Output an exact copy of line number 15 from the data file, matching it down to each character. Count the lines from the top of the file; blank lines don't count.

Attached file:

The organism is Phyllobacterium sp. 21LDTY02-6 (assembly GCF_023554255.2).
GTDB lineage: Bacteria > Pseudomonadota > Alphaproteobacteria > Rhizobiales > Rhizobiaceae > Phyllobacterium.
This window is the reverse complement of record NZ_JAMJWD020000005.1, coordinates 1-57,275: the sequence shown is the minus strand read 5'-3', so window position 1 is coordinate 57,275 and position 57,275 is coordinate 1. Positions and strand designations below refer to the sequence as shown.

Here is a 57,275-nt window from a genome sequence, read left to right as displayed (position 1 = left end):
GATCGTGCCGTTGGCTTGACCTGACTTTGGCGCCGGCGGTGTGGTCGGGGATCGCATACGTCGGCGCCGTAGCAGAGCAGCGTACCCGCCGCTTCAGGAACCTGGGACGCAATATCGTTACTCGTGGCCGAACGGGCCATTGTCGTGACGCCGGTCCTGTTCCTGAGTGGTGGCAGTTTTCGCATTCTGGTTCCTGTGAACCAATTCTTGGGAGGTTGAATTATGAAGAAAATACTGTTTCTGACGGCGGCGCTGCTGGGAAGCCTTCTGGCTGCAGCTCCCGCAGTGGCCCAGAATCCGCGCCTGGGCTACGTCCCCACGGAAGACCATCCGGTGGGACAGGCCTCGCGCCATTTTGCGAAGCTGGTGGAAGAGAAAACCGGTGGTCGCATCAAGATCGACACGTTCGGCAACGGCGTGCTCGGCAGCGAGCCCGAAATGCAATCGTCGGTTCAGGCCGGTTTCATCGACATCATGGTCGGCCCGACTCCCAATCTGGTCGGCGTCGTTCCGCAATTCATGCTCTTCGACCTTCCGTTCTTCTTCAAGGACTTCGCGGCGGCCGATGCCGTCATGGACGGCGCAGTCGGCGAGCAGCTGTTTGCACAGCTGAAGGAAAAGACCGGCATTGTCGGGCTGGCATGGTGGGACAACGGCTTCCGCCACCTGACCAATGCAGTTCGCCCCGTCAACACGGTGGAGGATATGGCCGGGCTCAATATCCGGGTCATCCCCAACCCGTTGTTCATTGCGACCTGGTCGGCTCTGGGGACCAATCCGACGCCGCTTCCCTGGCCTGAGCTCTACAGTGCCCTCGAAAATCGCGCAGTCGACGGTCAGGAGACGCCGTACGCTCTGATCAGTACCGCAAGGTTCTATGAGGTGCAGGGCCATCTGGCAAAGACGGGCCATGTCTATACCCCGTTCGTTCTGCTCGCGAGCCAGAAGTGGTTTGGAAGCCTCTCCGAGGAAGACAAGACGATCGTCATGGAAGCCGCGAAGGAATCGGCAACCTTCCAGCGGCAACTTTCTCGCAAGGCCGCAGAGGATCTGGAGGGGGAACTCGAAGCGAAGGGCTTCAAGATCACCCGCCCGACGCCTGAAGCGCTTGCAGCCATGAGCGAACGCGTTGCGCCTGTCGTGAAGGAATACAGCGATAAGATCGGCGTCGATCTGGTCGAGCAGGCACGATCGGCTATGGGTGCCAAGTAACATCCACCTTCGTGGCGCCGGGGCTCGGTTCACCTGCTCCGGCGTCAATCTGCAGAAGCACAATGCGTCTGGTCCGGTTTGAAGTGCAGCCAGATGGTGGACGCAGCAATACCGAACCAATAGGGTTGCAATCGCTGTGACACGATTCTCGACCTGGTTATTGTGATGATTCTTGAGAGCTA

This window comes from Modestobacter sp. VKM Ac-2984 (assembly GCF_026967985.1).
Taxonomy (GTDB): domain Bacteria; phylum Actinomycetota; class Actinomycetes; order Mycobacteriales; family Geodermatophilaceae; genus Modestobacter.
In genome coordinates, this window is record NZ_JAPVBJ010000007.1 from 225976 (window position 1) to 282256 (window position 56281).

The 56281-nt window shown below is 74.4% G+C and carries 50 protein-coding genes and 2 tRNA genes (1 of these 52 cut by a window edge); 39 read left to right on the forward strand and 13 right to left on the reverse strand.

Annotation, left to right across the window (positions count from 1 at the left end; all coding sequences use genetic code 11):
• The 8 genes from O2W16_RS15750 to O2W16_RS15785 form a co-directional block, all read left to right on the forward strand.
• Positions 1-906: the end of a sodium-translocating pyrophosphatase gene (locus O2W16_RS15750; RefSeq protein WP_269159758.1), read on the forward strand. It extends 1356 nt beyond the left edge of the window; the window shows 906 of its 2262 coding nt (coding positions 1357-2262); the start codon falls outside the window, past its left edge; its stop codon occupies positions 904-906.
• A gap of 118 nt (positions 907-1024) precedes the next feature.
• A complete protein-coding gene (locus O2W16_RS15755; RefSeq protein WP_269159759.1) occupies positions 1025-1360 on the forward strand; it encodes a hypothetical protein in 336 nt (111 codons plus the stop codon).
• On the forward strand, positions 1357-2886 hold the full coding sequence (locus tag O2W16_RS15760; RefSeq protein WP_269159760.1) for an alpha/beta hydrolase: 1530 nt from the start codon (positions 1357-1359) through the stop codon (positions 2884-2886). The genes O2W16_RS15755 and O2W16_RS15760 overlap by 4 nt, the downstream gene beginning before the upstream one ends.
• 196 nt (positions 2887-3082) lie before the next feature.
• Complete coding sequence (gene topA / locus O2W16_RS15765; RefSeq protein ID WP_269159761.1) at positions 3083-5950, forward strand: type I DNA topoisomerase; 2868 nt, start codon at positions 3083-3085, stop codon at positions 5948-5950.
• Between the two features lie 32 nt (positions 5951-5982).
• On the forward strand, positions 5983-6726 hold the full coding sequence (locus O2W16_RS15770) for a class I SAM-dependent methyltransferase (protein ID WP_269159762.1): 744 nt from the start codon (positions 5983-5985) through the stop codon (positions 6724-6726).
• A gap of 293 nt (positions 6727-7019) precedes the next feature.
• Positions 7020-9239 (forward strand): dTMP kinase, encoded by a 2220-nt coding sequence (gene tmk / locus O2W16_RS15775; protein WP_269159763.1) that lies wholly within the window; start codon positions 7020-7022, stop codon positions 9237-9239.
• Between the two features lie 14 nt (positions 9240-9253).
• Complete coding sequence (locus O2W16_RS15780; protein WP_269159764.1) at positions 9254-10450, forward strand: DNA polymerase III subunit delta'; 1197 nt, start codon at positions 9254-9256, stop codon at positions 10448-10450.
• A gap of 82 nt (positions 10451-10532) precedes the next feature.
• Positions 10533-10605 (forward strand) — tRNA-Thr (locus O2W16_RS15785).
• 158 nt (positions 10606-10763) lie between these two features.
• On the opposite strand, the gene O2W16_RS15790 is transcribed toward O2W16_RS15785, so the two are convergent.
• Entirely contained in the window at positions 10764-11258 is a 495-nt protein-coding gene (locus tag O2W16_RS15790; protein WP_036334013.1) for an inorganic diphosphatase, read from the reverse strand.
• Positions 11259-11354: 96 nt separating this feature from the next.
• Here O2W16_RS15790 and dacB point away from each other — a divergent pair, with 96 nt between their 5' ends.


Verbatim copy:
• On the forward strand, positions 1357-2886 hold the full coding sequence (locus tag O2W16_RS15760; RefSeq protein WP_269159760.1) for an alpha/beta hydrolase: 1530 nt from the start codon (positions 1357-1359) through the stop codon (positions 2884-2886). The genes O2W16_RS15755 and O2W16_RS15760 overlap by 4 nt, the downstream gene beginning before the upstream one ends.